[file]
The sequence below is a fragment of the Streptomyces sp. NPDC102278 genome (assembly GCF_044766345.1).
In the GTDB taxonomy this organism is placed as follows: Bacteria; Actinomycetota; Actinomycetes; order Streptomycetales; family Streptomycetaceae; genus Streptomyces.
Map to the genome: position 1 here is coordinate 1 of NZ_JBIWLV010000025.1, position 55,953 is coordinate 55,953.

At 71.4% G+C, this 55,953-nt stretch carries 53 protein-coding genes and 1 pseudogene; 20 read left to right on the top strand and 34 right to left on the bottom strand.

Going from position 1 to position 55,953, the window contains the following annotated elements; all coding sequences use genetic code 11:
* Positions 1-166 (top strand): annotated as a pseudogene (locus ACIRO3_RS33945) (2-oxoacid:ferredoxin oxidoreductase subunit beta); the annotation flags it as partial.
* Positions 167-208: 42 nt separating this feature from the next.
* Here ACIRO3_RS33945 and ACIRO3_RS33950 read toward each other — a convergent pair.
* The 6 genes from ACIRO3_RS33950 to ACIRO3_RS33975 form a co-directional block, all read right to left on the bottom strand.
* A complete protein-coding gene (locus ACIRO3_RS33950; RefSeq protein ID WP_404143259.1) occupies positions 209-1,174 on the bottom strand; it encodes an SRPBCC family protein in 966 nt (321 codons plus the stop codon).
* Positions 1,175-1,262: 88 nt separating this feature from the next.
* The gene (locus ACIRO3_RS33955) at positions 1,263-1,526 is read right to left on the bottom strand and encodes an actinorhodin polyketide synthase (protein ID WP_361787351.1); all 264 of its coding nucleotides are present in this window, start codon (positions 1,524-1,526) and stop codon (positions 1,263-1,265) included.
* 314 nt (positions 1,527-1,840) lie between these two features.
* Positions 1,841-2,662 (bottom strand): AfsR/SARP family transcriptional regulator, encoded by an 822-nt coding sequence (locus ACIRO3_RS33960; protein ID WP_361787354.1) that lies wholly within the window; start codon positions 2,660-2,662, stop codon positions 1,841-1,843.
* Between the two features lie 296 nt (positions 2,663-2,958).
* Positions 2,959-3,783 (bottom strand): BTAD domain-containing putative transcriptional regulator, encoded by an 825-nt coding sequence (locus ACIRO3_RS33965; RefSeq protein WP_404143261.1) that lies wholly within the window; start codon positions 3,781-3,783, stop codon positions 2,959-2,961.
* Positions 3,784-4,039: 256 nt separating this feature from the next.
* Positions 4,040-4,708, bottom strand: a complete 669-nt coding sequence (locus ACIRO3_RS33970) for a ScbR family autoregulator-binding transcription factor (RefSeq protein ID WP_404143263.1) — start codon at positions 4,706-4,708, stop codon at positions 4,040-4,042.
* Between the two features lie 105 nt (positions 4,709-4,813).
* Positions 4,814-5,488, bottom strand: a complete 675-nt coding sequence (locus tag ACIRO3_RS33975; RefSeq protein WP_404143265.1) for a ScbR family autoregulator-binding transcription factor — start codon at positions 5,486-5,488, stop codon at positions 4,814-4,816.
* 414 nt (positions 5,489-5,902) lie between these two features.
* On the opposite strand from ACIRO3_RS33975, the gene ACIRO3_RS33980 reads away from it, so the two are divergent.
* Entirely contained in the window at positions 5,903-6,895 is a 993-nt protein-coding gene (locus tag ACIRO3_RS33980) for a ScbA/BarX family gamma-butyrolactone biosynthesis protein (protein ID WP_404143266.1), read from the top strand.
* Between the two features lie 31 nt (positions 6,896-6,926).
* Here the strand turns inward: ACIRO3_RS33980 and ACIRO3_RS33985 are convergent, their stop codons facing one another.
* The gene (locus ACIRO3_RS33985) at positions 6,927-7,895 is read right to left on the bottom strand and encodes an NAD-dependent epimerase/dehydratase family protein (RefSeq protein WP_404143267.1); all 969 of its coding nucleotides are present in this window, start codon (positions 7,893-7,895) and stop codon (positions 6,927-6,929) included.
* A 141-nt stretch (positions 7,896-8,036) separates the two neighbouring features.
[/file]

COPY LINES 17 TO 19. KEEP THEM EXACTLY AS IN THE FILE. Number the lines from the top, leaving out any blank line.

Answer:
* Positions 3,784-4,039: 256 nt separating this feature from the next.
* Positions 4,040-4,708, bottom strand: a complete 669-nt coding sequence (locus ACIRO3_RS33970) for a ScbR family autoregulator-binding transcription factor (RefSeq protein ID WP_404143263.1) — start codon at positions 4,706-4,708, stop codon at positions 4,040-4,042.
* Between the two features lie 105 nt (positions 4,709-4,813).